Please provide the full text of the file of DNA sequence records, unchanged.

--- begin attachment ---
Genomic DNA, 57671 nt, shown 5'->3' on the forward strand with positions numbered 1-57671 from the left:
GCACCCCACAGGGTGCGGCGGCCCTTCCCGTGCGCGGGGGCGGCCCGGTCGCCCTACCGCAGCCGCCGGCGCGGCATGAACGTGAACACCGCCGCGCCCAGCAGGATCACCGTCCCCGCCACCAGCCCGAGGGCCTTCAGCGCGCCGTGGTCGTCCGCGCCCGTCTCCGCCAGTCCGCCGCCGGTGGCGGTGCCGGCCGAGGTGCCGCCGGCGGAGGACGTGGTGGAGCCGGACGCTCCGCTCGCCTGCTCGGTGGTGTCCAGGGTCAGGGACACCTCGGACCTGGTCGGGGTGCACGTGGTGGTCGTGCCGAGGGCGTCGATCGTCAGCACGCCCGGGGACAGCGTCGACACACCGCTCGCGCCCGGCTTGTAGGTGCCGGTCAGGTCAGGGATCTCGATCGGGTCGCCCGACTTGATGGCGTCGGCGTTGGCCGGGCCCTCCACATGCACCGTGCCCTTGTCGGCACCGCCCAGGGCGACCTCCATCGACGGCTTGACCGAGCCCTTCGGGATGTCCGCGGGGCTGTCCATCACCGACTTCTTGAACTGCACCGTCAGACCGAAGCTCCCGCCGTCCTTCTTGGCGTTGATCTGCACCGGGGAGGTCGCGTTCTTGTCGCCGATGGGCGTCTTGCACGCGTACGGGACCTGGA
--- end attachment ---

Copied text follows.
Genomic DNA, 57671 nt, shown 5'->3' on the forward strand with positions numbered 1-57671 from the left:
GCACCCCACAGGGTGCGGCGGCCCTTCCCGTGCGCGGGGGCGGCCCGGTCGCCCTACCGCAGCCGCCGGCGCGGCATGAACGTGAACACCGCCGCGCCCAGCAGGATCACCGTCCCCGCCACCAGCCCGAGGGCCTTCAGCGCGCCGTGGTCGTCCGCGCCCGTCTCCGCCAGTCCGCCGCCGGTGGCGGTGCCGGCCGAGGTGCCGCCGGCGGAGGACGTGGTGGAGCCGGACGCTCCGCTCGCCTGCTCGGTGGTGTCCAGGGTCAGGGACACCTCGGACCTGGTCGGGGTGCACGTGGTGGTCGTGCCGAGGGCGTCGATCGTCAGCACGCCCGGGGACAGCGTCGACACACCGCTCGCGCCCGGCTTGTAGGTGCCGGTCAGGTCAGGGATCTCGATCGGGTCGCCCGACTTGATGGCGTCGGCGTTGGCCGGGCCCTCCACATGCACCGTGCCCTTGTCGGCACCGCCCAGGGCGACCTCCATCGACGGCTTGACCGAGCCCTTCGGGATGTCCGCGGGGCTGTCCATCACCGACTTCTTGAACTGCACCGTCAGACCGAAGCTCCCGCCGTCCTTCTTGGCGTTGATCTGCACCGGGGAGGTCGCGTTCTTGTCGCCGATGGGCGTCTTGCACGCGTACGGGACCTGGA